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What they are doing when they accrue expenses is recognize a future liability that they expect to have to pay out at a future date. In the business world, for financial reporting and tax purposes the accrual is taken as a real expense in the current year, though the cash hasn’t yet been paid out. Businesses like to accrue all sort of things so as to reduce current earnings and in turn reduce their current tax liability so as to retain more cash. I was a CFO and did it all the time. In the case of SS & Medicare, I believe they are forecasting expense out for something like the next 75years, and so each year they need to add a year and drop a year from the calcs to move it forward. In this example, my guess is that the the $7 trillion is the difference between the approx. $1.3 trillion in current expenditures and a projected $8.3 trillion 75 years or so in the future, hence recognizing an additional $7 trillion in SS/Medicare obligations in this annual drop a year, add a year exercise. While businesses accrue future expenses, they do not accrue future income that will generate the cash to pay those expenses. Same goes for govt. They try to recognize their future obligations for SS & Medicare but they don’t recognize the future tax stream that will be received to fund it. The value they derive from this process is that it informs them of how high the SS & Medicare taxes will have to rise to in order to pay for those future obligations, and/or how much deficit spending they will incur if they don’t raise taxes.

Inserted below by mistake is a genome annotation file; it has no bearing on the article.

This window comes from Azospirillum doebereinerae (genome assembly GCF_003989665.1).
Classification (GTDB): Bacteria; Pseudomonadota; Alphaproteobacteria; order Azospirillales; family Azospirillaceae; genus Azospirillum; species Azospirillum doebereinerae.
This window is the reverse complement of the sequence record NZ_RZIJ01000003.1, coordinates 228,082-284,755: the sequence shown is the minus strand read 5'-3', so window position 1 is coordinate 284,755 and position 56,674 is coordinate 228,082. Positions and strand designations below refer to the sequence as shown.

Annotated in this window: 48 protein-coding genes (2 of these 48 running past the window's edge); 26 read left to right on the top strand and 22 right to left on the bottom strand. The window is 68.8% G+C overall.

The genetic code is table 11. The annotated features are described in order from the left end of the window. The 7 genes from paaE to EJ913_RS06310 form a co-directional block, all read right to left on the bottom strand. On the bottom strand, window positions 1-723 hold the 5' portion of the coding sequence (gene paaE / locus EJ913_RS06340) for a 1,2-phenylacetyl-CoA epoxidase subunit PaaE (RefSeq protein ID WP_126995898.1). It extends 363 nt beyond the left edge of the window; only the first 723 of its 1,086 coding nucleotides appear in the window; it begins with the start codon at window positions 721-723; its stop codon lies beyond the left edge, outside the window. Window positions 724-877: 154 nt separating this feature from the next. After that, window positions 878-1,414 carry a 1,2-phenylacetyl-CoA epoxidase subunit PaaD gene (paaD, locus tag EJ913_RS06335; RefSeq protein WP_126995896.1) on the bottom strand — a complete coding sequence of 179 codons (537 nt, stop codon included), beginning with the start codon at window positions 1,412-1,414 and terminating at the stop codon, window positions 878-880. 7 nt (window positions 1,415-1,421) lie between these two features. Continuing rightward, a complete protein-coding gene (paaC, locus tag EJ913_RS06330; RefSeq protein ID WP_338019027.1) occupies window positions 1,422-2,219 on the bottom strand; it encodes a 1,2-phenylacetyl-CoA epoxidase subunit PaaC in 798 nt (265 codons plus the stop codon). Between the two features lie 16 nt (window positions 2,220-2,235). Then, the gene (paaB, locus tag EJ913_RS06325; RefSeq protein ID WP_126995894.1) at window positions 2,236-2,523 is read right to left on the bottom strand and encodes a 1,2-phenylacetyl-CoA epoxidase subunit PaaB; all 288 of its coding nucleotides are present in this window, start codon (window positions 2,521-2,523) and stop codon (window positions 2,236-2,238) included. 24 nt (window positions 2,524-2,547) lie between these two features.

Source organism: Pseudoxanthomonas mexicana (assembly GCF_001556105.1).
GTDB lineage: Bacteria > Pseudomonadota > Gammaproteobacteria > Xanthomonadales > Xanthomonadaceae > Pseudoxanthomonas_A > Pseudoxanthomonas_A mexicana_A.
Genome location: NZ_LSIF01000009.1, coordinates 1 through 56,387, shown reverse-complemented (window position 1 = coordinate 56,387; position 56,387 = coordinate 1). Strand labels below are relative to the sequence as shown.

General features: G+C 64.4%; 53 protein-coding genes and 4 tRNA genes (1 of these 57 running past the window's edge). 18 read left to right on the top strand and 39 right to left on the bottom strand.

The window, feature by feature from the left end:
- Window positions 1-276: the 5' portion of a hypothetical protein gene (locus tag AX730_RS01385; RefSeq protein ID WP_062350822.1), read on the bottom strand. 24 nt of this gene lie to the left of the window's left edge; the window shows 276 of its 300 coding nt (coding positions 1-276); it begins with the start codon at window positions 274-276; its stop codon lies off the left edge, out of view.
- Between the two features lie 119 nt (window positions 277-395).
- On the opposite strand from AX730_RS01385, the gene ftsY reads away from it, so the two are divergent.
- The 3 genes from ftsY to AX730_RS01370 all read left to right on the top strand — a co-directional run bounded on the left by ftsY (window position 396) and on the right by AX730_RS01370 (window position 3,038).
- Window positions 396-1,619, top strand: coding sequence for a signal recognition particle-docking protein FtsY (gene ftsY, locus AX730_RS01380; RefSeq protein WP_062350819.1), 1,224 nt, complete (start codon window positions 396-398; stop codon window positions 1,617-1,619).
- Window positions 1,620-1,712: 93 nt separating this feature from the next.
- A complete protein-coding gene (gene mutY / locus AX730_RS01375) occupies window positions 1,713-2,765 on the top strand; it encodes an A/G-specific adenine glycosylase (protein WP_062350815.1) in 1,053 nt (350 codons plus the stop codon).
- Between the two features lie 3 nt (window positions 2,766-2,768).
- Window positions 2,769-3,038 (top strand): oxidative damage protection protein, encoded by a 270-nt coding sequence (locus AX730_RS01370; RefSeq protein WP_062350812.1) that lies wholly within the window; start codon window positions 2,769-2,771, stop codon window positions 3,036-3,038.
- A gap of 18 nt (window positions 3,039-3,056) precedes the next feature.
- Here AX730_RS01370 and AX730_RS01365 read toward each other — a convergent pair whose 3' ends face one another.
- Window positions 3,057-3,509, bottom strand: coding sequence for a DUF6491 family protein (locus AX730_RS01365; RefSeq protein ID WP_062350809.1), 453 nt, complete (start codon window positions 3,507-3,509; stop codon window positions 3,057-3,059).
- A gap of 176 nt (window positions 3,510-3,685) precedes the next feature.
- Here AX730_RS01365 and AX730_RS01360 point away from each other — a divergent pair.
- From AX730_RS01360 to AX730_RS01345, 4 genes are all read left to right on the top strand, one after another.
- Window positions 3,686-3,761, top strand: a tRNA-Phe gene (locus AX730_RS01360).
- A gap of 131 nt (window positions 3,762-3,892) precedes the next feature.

The bottom line is that on an actuarial basis, the feds screwed up big time decades ago in setting the tax rates that current retirees paid relative to the benefits they were promised, especially as concerns Medicare. The future obligations are vast and the tax stream to fund it is not even in the ballpark. There are limits to how high they can raise taxes, and so future generations can expect cuts in the benefits. They are already doing it by understating the inflation rate. In the future they won’t be able to be as subtle as that.